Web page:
Inderpreet Battu gives her experience of having a child just before lockdown and trying to keep a dental practice running at the same time.
As the months had passed and the seasons progressed, I myself had become a pro at waddling. The type of waddling you would associate with penguins. The type of waddling you would associate with pregnant women.
Yes, I was pregnant and at the start of this year I was coming to the end of that journey. Gradually as my baby bump started hitting the head rest of the dental chair, I knew it was time to go on maternity leave.
Owning a private practice in Essex with my husband Parminder, it was sad saying goodbye to dentistry, the team and the patients. However, I was very excited and grateful for this new stage of my life.
Leap day baby
Saturday 29 February 2020, a good day to give birth? I think so. Organising a birthday every four years? Interesting.
Jokes aside, we sometimes don’t have control over certain situations such as a due date.
As a first-time mother I didn’t know what to expect. You hear all these stories from lots of different sources. The good, the bad and the fainting husband. Luckily my husband did not.
Whenever I got a few seconds of calm between contractions, I couldn’t help but make comparisons with dentistry. I know it sounds farfetched but hear me out!
Antenatal classes included hypnobirthing sessions. Hypnobirthing equips individuals with tools to alleviate anxiety during birth, which in turn may result in a more pleasant experience. In dentistry, hypnosis can give patients the confidence to overcome dental fear or phobia.
During active labour, gas and air can take the edge off the contractions. In dentistry, we use this form of sedation whilst treating nervous patients. Moreover, some cases may warrant the use of general anaesthesia in both fields of work.
All staff members, midwives and doctors built rapport and listened to my queries. We too should make our patients feel valued and always uphold the same ethos of empathy.
A couple of weeks into postnatal life and motherhood was becoming more of a reality. Nappies and baby grows for the little one and joggers styled with a messy bun for me. Technically this was my vibe even before pregnancy.
Although I had not been out of the house, I could still sense the atmosphere of uncertainty with regards to COVID-19. Family and friends postponed visits to see our newborn as it was too risky. The news updates were a constant reminder of the horrifying virus. During these unprecedented times the government announced a national lockdown.
Although we closed our practice, we were so lucky to have had the first moments together with our baby. Not to mention the support I received during the night feeds.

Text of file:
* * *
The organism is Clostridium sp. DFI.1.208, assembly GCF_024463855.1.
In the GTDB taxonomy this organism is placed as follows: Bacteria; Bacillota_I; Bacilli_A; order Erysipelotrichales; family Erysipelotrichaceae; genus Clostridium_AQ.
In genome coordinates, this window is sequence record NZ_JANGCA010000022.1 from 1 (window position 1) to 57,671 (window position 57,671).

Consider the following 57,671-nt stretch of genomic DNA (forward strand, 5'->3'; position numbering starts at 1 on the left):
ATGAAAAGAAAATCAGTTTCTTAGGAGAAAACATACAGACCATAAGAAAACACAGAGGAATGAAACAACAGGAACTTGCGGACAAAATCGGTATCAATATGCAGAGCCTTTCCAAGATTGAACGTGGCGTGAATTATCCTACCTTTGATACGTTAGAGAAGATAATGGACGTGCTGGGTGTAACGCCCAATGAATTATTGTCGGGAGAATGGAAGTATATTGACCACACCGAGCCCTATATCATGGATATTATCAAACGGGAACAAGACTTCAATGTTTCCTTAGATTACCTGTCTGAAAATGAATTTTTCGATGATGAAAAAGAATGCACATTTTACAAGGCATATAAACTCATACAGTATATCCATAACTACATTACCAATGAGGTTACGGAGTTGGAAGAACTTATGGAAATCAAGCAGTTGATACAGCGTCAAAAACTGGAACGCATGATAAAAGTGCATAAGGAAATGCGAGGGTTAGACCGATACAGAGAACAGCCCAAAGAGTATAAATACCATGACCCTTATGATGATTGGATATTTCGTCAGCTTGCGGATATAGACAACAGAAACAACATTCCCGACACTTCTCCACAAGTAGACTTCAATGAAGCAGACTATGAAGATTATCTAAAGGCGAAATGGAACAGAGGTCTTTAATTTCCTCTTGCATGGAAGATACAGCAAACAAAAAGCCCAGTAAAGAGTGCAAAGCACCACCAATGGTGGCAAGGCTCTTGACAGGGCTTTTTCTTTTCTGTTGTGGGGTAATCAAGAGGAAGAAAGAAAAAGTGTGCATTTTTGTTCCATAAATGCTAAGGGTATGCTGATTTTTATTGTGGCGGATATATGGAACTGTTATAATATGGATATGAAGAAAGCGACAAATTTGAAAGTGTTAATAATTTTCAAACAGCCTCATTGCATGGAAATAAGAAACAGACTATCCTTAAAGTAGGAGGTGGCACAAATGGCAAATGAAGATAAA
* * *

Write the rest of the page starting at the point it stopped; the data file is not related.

It was difficult for our profession. We wanted to help our patients but there was no official guidance on when we could reopen.
With regards to PPE, we did not know what to purchase or use. Over time, dentists created many WhatsApp groups for instant updates of any changes. One group advised Sikh dentists about enhanced PPE whilst wearing a turban and having a beard. I thought this was very helpful for those who have this identity.
Throughout dentistry and the nation as a whole, there was a real sense of community and an appreciation for the key workers, including the NHS frontline staff. This took into account the dentists who worked throughout lockdown. Clapping for the NHS on a Thursday at 8pm was one of the ways we showed our admiration.
Once the government gave us the go ahead to return to work, protocols helped us navigate through this new way of dentistry. Never did I imagine that sporting a face mask and gloves whilst shopping for groceries would become the norm!
I am trying to make the most of my maternity leave with my baby whilst continually developing my professional skills. Like my colleagues, I’m sure we have all done a webinar or two during lockdown, which have been very informative.
Soon I will be back to work and all things dental related. I will look back on this whirlwind of a time where we had the chance to take a step back and reflect. Where we had the opportunity to gain perspective. And where we re-established what was important to us, cherishing the time that we have.
Currently, I’m typing away whilst my baby is sleeping on me! I am both a mother and a dentist. I clean milk bottles and I restore teeth.
My Instagram feed is composed of both before and after smile transformations with a sprinkle of weaning recipes.
The goal is to demonstrate women can do both. We can work on our dreams and be mums simultaneously. Not only do we require drive and ambition, but we also need support from those around us. We should make time for gratitude.
I was in a very unique position to have brought my baby into this world whilst owning a practice during this global pandemic. Who knows what the future holds? Will dentistry continue to evolve? Will virtual dentistry be here to stay? And will teething pan out how many describe it?
One thing is for certain – time really does fly by. My baby is now five months old!
When people ask: ‘What was giving birth like? Was it the same as the eureka moment post extraction of a tooth for the first time at dental school?’ My answer: ‘Giving birth was an experience I cannot put into words!’
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